How JustAnswer Works:
  • Ask an Expert
    Experts are full of valuable knowledge and are ready to help with any question. Credentials confirmed by a Fortune 500 verification firm.
  • Get a Professional Answer
    Via email, text message, or notification as you wait on our site.
    Ask follow up questions if you need to.
  • 100% Satisfaction Guarantee
    Rate the answer you receive.
Ask Merlo Your Own Question
Merlo, Accountant
Category: Tax
Satisfied Customers: 9783
Experience:  25+ years tax consulting. Specializing in returns for US citizens living abroad
Type Your Tax Question Here...
Merlo is online now
A new question is answered every 9 seconds

2 US tax questions... 1) My 70 year foather is selling his

This answer was rated:

2 US tax questions...

1) My 70 year foather is selling his primary residence and I wondered what the capital gain tax rate would be. His annual retirement income is 36K USD per year. an estimate is fine

2) He would like to gift part of the gain to his minor grandkids. Is it best to do this via the parents or directly to the minor children as a lump sum (eg 50K USD), in 10K increments over time or directly into another financial instrument (e.g., 529 savings plan).

any help appreciated! Vivian
Hello vivian,

If your father has owned this home for at least 2 years and if he has lived there for at least 2 of the last 5 years, then he qualifies to exclude $250,000 (or $500,000 if he is married filing a joint return) from any gain he has on the sale of this home before any tax would be due. His gain is figured by taking the selling price less his basis. And his basis is whatever he originally paid for the home plus the cost of any improvements he made while he owned it. So if he is a single person, then if is gain is $250,000 or less, he will owe no tax. If his gain exceeds $250,000 then he would owe tax on the excess gain at a rate of 15%.

As far as giving part of the money to his grandchildren, this should not be a problem.   Here are the current rules on gift taxes.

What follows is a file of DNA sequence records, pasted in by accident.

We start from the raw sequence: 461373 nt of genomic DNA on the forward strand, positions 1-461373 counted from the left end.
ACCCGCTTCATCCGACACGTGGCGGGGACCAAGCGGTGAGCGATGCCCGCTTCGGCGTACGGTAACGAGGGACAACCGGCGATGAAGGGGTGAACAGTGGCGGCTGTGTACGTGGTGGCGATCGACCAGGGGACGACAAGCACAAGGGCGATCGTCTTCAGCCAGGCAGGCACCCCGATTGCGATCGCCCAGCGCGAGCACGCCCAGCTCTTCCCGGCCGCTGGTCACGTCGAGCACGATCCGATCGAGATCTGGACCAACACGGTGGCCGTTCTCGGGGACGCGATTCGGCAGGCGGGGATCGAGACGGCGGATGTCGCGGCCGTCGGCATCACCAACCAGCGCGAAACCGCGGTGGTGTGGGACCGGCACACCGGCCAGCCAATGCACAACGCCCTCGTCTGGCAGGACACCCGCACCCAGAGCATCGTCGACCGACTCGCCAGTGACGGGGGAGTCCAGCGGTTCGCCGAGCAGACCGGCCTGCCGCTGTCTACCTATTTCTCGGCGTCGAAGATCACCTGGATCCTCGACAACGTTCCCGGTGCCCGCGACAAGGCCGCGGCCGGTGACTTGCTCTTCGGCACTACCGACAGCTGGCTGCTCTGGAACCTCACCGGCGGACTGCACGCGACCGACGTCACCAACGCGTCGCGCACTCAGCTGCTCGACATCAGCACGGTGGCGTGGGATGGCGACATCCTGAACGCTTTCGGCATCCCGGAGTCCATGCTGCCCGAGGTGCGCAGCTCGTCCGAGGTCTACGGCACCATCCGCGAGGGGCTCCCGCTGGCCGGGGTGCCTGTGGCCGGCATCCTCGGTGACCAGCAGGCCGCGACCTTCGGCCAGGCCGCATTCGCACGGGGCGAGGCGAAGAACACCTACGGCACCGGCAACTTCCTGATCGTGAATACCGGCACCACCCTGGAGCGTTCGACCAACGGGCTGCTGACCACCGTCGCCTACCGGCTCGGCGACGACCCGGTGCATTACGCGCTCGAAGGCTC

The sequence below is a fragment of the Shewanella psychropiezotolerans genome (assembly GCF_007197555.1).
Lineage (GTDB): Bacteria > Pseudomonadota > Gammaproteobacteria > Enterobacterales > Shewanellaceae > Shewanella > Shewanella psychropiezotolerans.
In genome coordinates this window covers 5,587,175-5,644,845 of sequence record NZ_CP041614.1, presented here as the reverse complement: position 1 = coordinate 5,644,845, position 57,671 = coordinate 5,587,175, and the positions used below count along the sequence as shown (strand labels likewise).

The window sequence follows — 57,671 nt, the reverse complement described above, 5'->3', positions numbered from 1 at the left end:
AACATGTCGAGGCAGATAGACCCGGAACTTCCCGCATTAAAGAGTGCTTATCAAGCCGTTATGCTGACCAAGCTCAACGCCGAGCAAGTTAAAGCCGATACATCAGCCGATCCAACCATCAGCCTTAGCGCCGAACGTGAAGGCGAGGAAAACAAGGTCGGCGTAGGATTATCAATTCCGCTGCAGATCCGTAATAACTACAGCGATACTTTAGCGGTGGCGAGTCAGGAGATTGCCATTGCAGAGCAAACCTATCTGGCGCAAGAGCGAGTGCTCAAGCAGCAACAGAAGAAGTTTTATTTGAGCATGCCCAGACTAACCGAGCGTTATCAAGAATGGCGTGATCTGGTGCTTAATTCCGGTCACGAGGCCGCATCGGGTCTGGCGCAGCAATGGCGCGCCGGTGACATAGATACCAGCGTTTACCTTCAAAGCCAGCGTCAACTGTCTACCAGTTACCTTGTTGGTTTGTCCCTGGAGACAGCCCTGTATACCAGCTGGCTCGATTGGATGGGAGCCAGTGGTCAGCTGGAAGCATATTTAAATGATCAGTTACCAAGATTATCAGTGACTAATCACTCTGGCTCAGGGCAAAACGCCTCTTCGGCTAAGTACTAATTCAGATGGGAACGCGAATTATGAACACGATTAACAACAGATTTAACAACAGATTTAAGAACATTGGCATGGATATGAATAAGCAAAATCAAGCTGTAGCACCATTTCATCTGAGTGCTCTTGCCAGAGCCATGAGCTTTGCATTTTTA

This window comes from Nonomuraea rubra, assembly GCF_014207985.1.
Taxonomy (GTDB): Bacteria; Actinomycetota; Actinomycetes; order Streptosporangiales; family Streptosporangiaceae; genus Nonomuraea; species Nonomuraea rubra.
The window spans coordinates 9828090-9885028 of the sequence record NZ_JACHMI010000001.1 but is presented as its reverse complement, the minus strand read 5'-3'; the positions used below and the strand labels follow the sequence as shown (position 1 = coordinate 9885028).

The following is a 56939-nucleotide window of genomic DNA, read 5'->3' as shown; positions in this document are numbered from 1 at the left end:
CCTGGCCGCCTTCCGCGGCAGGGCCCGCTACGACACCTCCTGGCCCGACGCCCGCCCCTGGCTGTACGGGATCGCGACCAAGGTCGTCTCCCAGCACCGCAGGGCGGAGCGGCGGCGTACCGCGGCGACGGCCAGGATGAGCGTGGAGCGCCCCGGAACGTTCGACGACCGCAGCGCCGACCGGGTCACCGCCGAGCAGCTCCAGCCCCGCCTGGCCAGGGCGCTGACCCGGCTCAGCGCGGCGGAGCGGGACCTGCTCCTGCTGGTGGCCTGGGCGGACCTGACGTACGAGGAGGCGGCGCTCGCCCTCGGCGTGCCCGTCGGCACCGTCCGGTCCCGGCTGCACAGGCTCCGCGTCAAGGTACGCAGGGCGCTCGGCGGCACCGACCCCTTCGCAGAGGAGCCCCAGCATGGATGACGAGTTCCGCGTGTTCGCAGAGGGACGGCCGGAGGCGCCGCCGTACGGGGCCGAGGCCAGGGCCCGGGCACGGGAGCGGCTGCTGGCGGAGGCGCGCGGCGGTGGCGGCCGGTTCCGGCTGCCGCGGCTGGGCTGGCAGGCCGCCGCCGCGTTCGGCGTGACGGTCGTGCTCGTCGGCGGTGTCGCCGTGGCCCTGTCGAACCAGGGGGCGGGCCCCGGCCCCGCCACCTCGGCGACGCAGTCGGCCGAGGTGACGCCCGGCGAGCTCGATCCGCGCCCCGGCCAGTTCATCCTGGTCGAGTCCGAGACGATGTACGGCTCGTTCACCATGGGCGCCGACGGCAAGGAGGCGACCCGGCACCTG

First, if and when gift tax is ever due, it is paid by the donor and not by the recipient of the gift. However, under current regulations, each taxpayer is allowed to give gifts in their lifetime of up to $1 million before any gift tax becomes due. This is part of what is called the Uniform Tax Credit Act.

In addition to the $1 million lifetime exemption, each individual is allowed to give annual gifts of up to $13,000 to any number of individuals, and those gifts do not even apply towards the lifetime exemption, nor do they need to be reported. Gifts which exceed the annual exclusion of $13,000 must be reported by the donor by filing Form 709 with the IRS to report the value of the gift. However, no tax is actually due unless that donor has already reached his $1 million lifetime limit. The amount reported then reduces that donor's remaining lifetime balance that he may give in non-taxable gifts.

If this was helpful please press the Accept button. Positive feedback is also greatly appreciated.

Thank you vivian.

PS. I will be leaving the forum for now but will be back in here later this afternoon. If you have additional questions on this, just post them and I will respond as soon as I return. Thanks again.

Merlo and other Tax Specialists are ready to help you

Related Tax Questions